AK/DK: Shared Particles – album review

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AK/DKAK/DK

Shared Particles

Little Miss Echo Recordings

Out now!

Although the name seems to poke fun at the Australian pronunciation of AC/DC, the guess regarding the origin is misleading. AK/DK are a Brighton-based duo, Graham Sowerby and Ed Chivers. Their third LP Shared Particles explores the power of electricity, both literally and metaphorically.

Borrowing the “high-frequency” quality of its predecessor Patterns/Harmonics, the new album is yet less melody-driven. It is a kingdom of beats and structured arpeggio passages. Starting with a skidding sound of the synth, the introductory track Feeds gradually hurls into the turbulent hurricane. Explosive sonically, it triggers one’s imagination to elicit acid patterns similar to those on the cover. Seemingly alluding to the Big Bang theory, the Day-Glo artwork might be also a reference to the 70’s scene. While the band ironically mention Devo as an influence, there are certainly krautrock and new wave overtones invoking Kraftwerk and New Order.

The retrofuturistic feel in the music implies that the visual aspect is, indeed, integral. Using an abstract expressionist approach, AK/DK present an audial picture of space whether it is a cosmic realm or the inner world of a human being. Instead of brushstrokes, they employ syncopated arpeggios, occasionally howling synths and distantly sounding pad textures. Capturing various states from ecstasy to alienation, the album tackles a difficult task of uniting chaos and harmony.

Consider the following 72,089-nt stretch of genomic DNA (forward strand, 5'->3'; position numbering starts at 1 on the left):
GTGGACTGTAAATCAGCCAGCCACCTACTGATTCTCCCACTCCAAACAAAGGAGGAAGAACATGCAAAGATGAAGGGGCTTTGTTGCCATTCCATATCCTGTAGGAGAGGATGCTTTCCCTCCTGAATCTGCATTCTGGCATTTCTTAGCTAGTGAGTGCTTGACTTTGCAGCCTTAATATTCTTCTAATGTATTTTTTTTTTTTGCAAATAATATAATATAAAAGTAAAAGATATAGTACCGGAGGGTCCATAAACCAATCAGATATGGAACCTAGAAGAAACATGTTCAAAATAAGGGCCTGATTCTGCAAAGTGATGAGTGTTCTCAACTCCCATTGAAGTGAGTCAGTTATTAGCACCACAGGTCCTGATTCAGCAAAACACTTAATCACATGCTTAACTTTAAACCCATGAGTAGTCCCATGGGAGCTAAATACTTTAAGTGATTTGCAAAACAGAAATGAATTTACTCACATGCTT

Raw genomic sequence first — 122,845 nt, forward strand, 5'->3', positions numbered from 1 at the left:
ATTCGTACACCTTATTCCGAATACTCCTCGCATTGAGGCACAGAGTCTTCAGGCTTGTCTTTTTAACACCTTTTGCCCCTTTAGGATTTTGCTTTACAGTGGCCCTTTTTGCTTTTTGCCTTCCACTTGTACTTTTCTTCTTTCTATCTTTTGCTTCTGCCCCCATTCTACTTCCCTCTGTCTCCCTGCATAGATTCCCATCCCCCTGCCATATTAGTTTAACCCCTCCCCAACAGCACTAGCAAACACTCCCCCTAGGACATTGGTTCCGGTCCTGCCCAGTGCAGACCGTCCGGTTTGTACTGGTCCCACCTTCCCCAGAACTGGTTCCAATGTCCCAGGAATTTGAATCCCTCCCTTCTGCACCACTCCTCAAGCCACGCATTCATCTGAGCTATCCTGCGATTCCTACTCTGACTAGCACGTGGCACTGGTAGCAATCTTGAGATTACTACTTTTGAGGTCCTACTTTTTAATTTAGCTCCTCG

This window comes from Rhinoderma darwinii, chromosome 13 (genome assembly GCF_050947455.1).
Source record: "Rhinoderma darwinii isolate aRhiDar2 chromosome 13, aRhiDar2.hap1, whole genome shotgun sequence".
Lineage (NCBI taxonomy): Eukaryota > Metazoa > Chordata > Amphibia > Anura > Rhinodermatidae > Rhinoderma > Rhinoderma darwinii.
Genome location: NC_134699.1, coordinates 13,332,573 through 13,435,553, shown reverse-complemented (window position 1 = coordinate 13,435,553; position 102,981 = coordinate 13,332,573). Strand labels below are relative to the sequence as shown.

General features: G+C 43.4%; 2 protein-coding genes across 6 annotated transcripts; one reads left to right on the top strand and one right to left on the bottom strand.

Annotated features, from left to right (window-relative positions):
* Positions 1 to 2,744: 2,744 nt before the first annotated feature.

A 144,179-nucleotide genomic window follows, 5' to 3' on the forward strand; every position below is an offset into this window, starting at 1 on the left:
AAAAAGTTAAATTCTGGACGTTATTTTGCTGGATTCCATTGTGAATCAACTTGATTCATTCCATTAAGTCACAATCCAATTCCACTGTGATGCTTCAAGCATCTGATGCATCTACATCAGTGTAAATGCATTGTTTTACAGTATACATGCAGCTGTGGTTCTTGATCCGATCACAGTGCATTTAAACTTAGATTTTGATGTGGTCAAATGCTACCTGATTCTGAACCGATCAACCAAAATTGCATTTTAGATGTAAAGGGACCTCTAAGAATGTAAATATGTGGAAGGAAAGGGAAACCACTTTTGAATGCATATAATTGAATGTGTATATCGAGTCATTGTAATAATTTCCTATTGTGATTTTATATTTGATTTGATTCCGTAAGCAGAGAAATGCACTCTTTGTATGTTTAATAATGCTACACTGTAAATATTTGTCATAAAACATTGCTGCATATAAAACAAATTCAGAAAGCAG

Being intense performers, the band seemingly attempted to endow the record with the unrestrained energy of their live shows. Occasionally one might have a feeling of a constant bubbling as if it was a dancefloor trembling under his feet. Such intensity of sound sometimes feels overwhelming. Yet tracks with milder pace and airier texture, such as Hot Mist and Draggin’, give you a chance to catch your breath.

Altogether Shared Particles reminds us that ideas are in the air. The bubbling synths and motoric beats in the title song sound as a nod towards the same influences that inspired Incidental Music, the debut album by W.H. Lung. Somehow it doesn’t come as a surprise to know that the Manchester-based compatriots did a remix of the track. Sometimes equally charged particles unite despite laws of physics.

Shared Particles is available on AK/DK’s Bandcamp.

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All words by Irina Shtreis. More writing by Irina can be found at her author’s archive.

The post AK/DK: Shared Particles – album review appeared first on Louder Than War.

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